On Friday I attended the wedding of two dear friends who belong together more than anyone I know. They met at Uni. Some people seeing them on the streets may see it differently. He’s German and she’s from Vietnam.
During the meal I heard there would be a Nazi demonstration the next day. To be honest, I then decided to avoid it, based on the stories I’ve heard about previous Nazi demos. To my dismay, this decision is not based solely on the Nazis. It’s also about the Anti-Fa opposition.
Don’t get me wrong. I am completely anti-Nazi, but I think random violence and destruction of public and private property is not the way. Even as I write this, I laugh at myself. I admit I have problems with all the rules I encounter here. Usually when told what to do, I feel myself gravitating the opposite way. In this case, however, I don’t see how burning up SĂĽdvorstadt is helping. I think it just adds fuel to the fire, so to speak.
This fight has such a long complicated history. The Anti-fa started in the 20s and was always open to the option of force. There continued to be a gang war between the Nazis and the Anti-fa during GDR times.
“Fighting squads must be created … nothing increases the insolence of the fascists so much as ‘flabbyÂ pacifism‘ on the part of the workers’ organisations … [It is] political cowardice [to deny that] without organised combat detachments, the most heroic masses will be smashed bit by bit by fascist gangs.” –Â Leon TrotskyÂ as quoted inÂ Fighting TalkÂ Antifa pamphlet no. 22 October 1999, p.11 (Wikipedia)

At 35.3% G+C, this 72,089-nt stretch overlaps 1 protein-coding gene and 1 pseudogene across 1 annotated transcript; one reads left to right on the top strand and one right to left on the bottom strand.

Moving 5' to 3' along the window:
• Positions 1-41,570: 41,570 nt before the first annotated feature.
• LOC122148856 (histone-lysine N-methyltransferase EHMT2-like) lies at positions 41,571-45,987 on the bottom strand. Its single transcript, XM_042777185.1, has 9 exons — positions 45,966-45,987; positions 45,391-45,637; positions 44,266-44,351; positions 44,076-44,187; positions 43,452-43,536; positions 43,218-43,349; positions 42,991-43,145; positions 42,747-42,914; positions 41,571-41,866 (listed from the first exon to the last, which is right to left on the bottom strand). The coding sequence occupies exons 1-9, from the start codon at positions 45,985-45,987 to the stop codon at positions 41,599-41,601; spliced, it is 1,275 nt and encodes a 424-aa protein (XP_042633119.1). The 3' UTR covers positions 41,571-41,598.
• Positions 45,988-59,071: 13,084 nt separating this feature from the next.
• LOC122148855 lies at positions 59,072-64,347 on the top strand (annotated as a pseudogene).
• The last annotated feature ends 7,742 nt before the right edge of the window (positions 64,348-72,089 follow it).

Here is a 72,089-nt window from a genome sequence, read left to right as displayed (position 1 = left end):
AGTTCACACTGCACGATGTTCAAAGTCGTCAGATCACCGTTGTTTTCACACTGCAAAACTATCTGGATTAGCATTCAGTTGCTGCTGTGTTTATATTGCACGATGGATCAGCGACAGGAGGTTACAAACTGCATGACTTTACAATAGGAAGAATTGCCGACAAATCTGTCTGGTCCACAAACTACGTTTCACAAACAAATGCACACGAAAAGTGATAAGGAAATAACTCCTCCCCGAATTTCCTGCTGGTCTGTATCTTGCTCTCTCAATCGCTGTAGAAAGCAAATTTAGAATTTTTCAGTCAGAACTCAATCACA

I wonder if that tactic is still relevant in today’s society.
Do we respect violence? I feel respect is what we need most right now.
When I got home from the wedding, I checked my email. I was moved to tears by what I received. This week, two girls at a school I’ve just finished working on an empowerment project at were badly injured when classmates shut them and others in a door. One had a broken arm and the other had to go to emergency. Luckily it was only excessive bruising. But these are just the exterior injuries and they will heal. What worries me is the bigger story.
This was not just a case of teenage bullying. My kids are DaZ (German as a second language) kids. Here’sÂ the filmÂ about their journey to Germany that we made during the empowerment project.
We have so much work to do! The first thing we need is mutual respect. We can learn a lot from my friends about focusing on how we are alike and embracing our differences. Congrats you two!